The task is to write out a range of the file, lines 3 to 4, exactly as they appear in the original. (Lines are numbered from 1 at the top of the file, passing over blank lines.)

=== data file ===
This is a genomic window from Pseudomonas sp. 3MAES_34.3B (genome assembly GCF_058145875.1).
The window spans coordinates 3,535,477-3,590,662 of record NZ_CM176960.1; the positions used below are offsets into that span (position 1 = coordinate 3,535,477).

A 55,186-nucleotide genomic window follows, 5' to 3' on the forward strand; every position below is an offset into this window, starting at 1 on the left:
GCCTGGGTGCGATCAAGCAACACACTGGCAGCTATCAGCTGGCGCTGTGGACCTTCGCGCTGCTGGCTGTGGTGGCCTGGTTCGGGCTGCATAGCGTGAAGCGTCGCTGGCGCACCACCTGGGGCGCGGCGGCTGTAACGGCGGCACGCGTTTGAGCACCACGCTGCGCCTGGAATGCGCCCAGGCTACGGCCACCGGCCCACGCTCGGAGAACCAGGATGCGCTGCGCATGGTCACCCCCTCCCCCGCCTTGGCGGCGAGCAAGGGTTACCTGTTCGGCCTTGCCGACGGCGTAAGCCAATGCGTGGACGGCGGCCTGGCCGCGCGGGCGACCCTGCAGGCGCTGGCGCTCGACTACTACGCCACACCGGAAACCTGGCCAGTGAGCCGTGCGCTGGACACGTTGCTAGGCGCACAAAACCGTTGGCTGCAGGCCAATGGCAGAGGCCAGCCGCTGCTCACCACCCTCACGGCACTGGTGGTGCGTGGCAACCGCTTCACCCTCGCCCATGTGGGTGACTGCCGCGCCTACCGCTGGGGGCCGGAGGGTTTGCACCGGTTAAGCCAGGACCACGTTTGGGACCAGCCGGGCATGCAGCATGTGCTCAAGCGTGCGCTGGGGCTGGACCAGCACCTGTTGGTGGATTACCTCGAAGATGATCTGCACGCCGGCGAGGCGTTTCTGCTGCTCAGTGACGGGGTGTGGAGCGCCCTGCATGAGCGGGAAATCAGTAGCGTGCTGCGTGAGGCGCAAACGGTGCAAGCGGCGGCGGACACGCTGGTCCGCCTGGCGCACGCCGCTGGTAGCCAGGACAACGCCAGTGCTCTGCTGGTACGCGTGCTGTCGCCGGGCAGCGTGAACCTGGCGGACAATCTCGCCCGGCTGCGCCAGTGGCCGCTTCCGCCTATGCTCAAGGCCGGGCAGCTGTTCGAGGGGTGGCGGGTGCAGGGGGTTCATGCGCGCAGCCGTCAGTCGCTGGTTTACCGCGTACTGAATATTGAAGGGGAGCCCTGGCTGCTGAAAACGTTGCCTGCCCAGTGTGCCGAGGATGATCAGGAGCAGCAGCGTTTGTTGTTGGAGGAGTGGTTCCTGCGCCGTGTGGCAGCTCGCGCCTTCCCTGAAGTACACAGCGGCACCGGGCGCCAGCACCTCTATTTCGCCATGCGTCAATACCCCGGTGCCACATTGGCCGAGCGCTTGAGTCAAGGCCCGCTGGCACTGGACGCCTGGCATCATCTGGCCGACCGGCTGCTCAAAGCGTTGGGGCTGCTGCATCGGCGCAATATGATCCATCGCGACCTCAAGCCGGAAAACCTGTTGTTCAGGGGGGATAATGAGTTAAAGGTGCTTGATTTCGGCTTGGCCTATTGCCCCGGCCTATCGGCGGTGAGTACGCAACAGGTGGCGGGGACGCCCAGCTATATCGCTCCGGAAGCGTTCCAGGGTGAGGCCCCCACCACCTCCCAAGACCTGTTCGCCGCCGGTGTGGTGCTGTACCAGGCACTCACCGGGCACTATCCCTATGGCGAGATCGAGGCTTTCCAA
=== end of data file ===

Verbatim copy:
A 55,186-nucleotide genomic window follows, 5' to 3' on the forward strand; every position below is an offset into this window, starting at 1 on the left:
GCCTGGGTGCGATCAAGCAACACACTGGCAGCTATCAGCTGGCGCTGTGGACCTTCGCGCTGCTGGCTGTGGTGGCCTGGTTCGGGCTGCATAGCGTGAAGCGTCGCTGGCGCACCACCTGGGGCGCGGCGGCTGTAACGGCGGCACGCGTTTGAGCACCACGCTGCGCCTGGAATGCGCCCAGGCTACGGCCACCGGCCCACGCTCGGAGAACCAGGATGCGCTGCGCATGGTCACCCCCTCCCCCGCCTTGGCGGCGAGCAAGGGTTACCTGTTCGGCCTTGCCGACGGCGTAAGCCAATGCGTGGACGGCGGCCTGGCCGCGCGGGCGACCCTGCAGGCGCTGGCGCTCGACTACTACGCCACACCGGAAACCTGGCCAGTGAGCCGTGCGCTGGACACGTTGCTAGGCGCACAAAACCGTTGGCTGCAGGCCAATGGCAGAGGCCAGCCGCTGCTCACCACCCTCACGGCACTGGTGGTGCGTGGCAACCGCTTCACCCTCGCCCATGTGGGTGACTGCCGCGCCTACCGCTGGGGGCCGGAGGGTTTGCACCGGTTAAGCCAGGACCACGTTTGGGACCAGCCGGGCATGCAGCATGTGCTCAAGCGTGCGCTGGGGCTGGACCAGCACCTGTTGGTGGATTACCTCGAAGATGATCTGCACGCCGGCGAGGCGTTTCTGCTGCTCAGTGACGGGGTGTGGAGCGCCCTGCATGAGCGGGAAATCAGTAGCGTGCTGCGTGAGGCGCAAACGGTGCAAGCGGCGGCGGACACGCTGGTCCGCCTGGCGCACGCCGCTGGTAGCCAGGACAACGCCAGTGCTCTGCTGGTACGCGTGCTGTCGCCGGGCAGCGTGAACCTGGCGGACAATCTCGCCCGGCTGCGCCAGTGGCCGCTTCCGCCTATGCTCAAGGCCGGGCAGCTGTTCGAGGGGTGGCGGGTGCAGGGGGTTCATGCGCGCAGCCGTCAGTCGCTGGTTTACCGCGTACTGAATATTGAAGGGGAGCCCTGGCTGCTGAAAACGTTGCCTGCCCAGTGTGCCGAGGATGATCAGGAGCAGCAGCGTTTGTTGTTGGAGGAGTGGTTCCTGCGCCGTGTGGCAGCTCGCGCCTTCCCTGAAGTACACAGCGGCACCGGGCGCCAGCACCTCTATTTCGCCATGCGTCAATACCCCGGTGCCACATTGGCCGAGCGCTTGAGTCAAGGCCCGCTGGCACTGGACGCCTGGCATCATCTGGCCGACCGGCTGCTCAAAGCGTTGGGGCTGCTGCATCGGCGCAATATGATCCATCGCGACCTCAAGCCGGAAAACCTGTTGTTCAGGGGGGATAATGAGTTAAAGGTGCTTGATTTCGGCTTGGCCTATTGCCCCGGCCTATCGGCGGTGAGTACGCAACAGGTGGCGGGGACGCCCAGCTATATCGCTCCGGAAGCGTTCCAGGGTGAGGCCCCCACCACCTCCCAAGACCTGTTCGCCGCCGGTGTGGTGCTGTACCAGGCACTCACCGGGCACTATCCCTATGGCGAGATCGAGGCTTTCCAA